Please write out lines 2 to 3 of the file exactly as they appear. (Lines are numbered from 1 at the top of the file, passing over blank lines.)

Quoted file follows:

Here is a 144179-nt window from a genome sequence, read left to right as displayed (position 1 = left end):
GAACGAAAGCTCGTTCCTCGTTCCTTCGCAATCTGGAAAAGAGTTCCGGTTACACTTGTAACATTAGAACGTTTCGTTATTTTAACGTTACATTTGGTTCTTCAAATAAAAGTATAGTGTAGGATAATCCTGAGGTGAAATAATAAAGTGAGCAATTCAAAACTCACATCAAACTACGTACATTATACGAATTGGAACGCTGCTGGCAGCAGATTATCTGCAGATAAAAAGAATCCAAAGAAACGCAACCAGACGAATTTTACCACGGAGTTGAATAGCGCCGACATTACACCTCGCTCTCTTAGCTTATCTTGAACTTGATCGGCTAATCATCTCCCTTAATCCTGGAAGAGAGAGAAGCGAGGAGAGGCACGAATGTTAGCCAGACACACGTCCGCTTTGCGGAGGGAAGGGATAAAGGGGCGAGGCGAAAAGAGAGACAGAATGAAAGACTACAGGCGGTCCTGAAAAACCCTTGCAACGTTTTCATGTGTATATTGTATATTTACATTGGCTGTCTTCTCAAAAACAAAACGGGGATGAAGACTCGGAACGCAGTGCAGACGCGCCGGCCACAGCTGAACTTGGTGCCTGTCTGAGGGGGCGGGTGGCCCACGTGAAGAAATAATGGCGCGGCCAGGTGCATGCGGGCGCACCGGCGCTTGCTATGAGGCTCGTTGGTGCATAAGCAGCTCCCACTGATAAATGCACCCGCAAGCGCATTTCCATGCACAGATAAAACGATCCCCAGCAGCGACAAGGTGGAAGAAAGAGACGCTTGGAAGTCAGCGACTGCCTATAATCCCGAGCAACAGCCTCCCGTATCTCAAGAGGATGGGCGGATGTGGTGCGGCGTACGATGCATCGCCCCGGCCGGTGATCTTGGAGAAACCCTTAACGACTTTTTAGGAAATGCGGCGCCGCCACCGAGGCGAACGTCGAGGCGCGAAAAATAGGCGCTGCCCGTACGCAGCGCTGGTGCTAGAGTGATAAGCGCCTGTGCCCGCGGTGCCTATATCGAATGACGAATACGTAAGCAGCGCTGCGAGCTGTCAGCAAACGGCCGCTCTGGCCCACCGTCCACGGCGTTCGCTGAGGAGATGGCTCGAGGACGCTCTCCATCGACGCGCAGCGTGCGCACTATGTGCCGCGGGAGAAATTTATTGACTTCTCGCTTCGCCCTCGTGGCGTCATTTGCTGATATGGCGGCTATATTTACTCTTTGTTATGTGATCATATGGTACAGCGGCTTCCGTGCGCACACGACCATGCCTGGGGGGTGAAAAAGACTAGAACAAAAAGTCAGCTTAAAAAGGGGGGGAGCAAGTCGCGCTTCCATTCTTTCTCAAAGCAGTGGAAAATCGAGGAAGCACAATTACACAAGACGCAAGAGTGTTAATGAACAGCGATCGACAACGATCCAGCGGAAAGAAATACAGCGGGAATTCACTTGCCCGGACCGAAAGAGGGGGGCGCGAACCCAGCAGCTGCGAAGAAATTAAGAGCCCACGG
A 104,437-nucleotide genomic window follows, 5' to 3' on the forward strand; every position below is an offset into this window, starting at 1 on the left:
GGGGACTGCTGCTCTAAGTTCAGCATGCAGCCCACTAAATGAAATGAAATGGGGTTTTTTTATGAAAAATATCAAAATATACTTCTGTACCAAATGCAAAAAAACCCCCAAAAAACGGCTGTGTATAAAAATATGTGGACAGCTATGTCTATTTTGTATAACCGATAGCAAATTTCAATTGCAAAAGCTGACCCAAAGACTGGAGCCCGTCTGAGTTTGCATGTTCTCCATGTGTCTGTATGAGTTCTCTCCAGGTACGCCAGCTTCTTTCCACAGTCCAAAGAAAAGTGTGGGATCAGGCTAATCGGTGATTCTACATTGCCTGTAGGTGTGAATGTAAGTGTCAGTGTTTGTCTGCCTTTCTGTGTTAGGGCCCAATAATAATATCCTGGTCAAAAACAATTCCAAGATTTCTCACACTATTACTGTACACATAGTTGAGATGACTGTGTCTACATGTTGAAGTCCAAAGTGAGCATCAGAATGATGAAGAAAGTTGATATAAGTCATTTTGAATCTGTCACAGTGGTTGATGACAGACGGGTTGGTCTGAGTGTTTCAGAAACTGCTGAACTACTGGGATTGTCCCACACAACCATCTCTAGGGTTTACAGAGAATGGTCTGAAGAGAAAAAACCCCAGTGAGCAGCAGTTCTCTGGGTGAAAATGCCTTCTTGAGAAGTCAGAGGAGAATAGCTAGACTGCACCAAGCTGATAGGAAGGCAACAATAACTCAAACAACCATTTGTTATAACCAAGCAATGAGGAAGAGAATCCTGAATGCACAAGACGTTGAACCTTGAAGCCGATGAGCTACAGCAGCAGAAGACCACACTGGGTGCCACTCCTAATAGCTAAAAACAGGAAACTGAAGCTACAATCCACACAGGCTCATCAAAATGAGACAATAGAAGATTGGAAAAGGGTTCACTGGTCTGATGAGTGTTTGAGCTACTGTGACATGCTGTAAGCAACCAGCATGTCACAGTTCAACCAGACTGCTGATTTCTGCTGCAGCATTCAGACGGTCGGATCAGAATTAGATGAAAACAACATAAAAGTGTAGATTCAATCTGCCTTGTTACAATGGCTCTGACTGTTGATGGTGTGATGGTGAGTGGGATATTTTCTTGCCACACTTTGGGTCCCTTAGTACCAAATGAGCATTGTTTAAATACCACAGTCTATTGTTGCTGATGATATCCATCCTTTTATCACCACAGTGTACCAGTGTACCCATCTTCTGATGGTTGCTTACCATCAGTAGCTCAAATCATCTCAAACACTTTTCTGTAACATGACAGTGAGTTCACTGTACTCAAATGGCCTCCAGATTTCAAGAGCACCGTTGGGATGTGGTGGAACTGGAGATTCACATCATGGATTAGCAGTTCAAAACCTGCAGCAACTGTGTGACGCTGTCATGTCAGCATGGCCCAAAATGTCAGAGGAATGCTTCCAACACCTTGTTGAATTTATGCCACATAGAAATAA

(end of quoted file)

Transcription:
GAACGAAAGCTCGTTCCTCGTTCCTTCGCAATCTGGAAAAGAGTTCCGGTTACACTTGTAACATTAGAACGTTTCGTTATTTTAACGTTACATTTGGTTCTTCAAATAAAAGTATAGTGTAGGATAATCCTGAGGTGAAATAATAAAGTGAGCAATTCAAAACTCACATCAAACTACGTACATTATACGAATTGGAACGCTGCTGGCAGCAGATTATCTGCAGATAAAAAGAATCCAAAGAAACGCAACCAGACGAATTTTACCACGGAGTTGAATAGCGCCGACATTACACCTCGCTCTCTTAGCTTATCTTGAACTTGATCGGCTAATCATCTCCCTTAATCCTGGAAGAGAGAGAAGCGAGGAGAGGCACGAATGTTAGCCAGACACACGTCCGCTTTGCGGAGGGAAGGGATAAAGGGGCGAGGCGAAAAGAGAGACAGAATGAAAGACTACAGGCGGTCCTGAAAAACCCTTGCAACGTTTTCATGTGTATATTGTATATTTACATTGGCTGTCTTCTCAAAAACAAAACGGGGATGAAGACTCGGAACGCAGTGCAGACGCGCCGGCCACAGCTGAACTTGGTGCCTGTCTGAGGGGGCGGGTGGCCCACGTGAAGAAATAATGGCGCGGCCAGGTGCATGCGGGCGCACCGGCGCTTGCTATGAGGCTCGTTGGTGCATAAGCAGCTCCCACTGATAAATGCACCCGCAAGCGCATTTCCATGCACAGATAAAACGATCCCCAGCAGCGACAAGGTGGAAGAAAGAGACGCTTGGAAGTCAGCGACTGCCTATAATCCCGAGCAACAGCCTCCCGTATCTCAAGAGGATGGGCGGATGTGGTGCGGCGTACGATGCATCGCCCCGGCCGGTGATCTTGGAGAAACCCTTAACGACTTTTTAGGAAATGCGGCGCCGCCACCGAGGCGAACGTCGAGGCGCGAAAAATAGGCGCTGCCCGTACGCAGCGCTGGTGCTAGAGTGATAAGCGCCTGTGCCCGCGGTGCCTATATCGAATGACGAATACGTAAGCAGCGCTGCGAGCTGTCAGCAAACGGCCGCTCTGGCCCACCGTCCACGGCGTTCGCTGAGGAGATGGCTCGAGGACGCTCTCCATCGACGCGCAGCGTGCGCACTATGTGCCGCGGGAGAAATTTATTGACTTCTCGCTTCGCCCTCGTGGCGTCATTTGCTGATATGGCGGCTATATTTACTCTTTGTTATGTGATCATATGGTACAGCGGCTTCCGTGCGCACACGACCATGCCTGGGGGGTGAAAAAGACTAGAACAAAAAGTCAGCTTAAAAAGGGGGGGAGCAAGTCGCGCTTCCATTCTTTCTCAAAGCAGTGGAAAATCGAGGAAGCACAATTACACAAGACGCAAGAGTGTTAATGAACAGCGATCGACAACGATCCAGCGGAAAGAAATACAGCGGGAATTCACTTGCCCGGACCGAAAGAGGGGGGCGCGAACCCAGCAGCTGCGAAGAAATTAAGAGCCCACGG
A 104,437-nucleotide genomic window follows, 5' to 3' on the forward strand; every position below is an offset into this window, starting at 1 on the left: